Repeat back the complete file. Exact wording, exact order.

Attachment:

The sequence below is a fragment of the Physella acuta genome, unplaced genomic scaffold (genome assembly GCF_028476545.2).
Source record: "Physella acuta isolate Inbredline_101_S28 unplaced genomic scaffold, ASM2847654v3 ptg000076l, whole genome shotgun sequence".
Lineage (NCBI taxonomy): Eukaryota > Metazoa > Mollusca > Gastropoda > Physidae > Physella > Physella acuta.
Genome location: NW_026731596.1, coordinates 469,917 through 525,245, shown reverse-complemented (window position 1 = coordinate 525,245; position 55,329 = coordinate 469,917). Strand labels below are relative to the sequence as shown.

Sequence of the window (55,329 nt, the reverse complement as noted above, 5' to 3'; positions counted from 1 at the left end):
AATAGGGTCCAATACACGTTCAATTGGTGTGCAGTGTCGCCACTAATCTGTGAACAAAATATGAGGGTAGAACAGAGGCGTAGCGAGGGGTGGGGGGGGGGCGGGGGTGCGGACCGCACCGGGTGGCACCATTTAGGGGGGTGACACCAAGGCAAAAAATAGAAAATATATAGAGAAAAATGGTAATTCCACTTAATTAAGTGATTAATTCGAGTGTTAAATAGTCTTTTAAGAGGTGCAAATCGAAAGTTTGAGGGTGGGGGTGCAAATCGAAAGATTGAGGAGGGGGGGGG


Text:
The sequence below is a fragment of the Physella acuta genome, unplaced genomic scaffold (genome assembly GCF_028476545.2).
Source record: "Physella acuta isolate Inbredline_101_S28 unplaced genomic scaffold, ASM2847654v3 ptg000076l, whole genome shotgun sequence".
Lineage (NCBI taxonomy): Eukaryota > Metazoa > Mollusca > Gastropoda > Physidae > Physella > Physella acuta.
Genome location: NW_026731596.1, coordinates 469,917 through 525,245, shown reverse-complemented (window position 1 = coordinate 525,245; position 55,329 = coordinate 469,917). Strand labels below are relative to the sequence as shown.

Sequence of the window (55,329 nt, the reverse complement as noted above, 5' to 3'; positions counted from 1 at the left end):
AATAGGGTCCAATACACGTTCAATTGGTGTGCAGTGTCGCCACTAATCTGTGAACAAAATATGAGGGTAGAACAGAGGCGTAGCGAGGGGTGGGGGGGGGGCGGGGGTGCGGACCGCACCGGGTGGCACCATTTAGGGGGGTGACACCAAGGCAAAAAATAGAAAATATATAGAGAAAAATGGTAATTCCACTTAATTAAGTGATTAATTCGAGTGTTAAATAGTCTTTTAAGAGGTGCAAATCGAAAGTTTGAGGGTGGGGGTGCAAATCGAAAGATTGAGGAGGGGGGGGG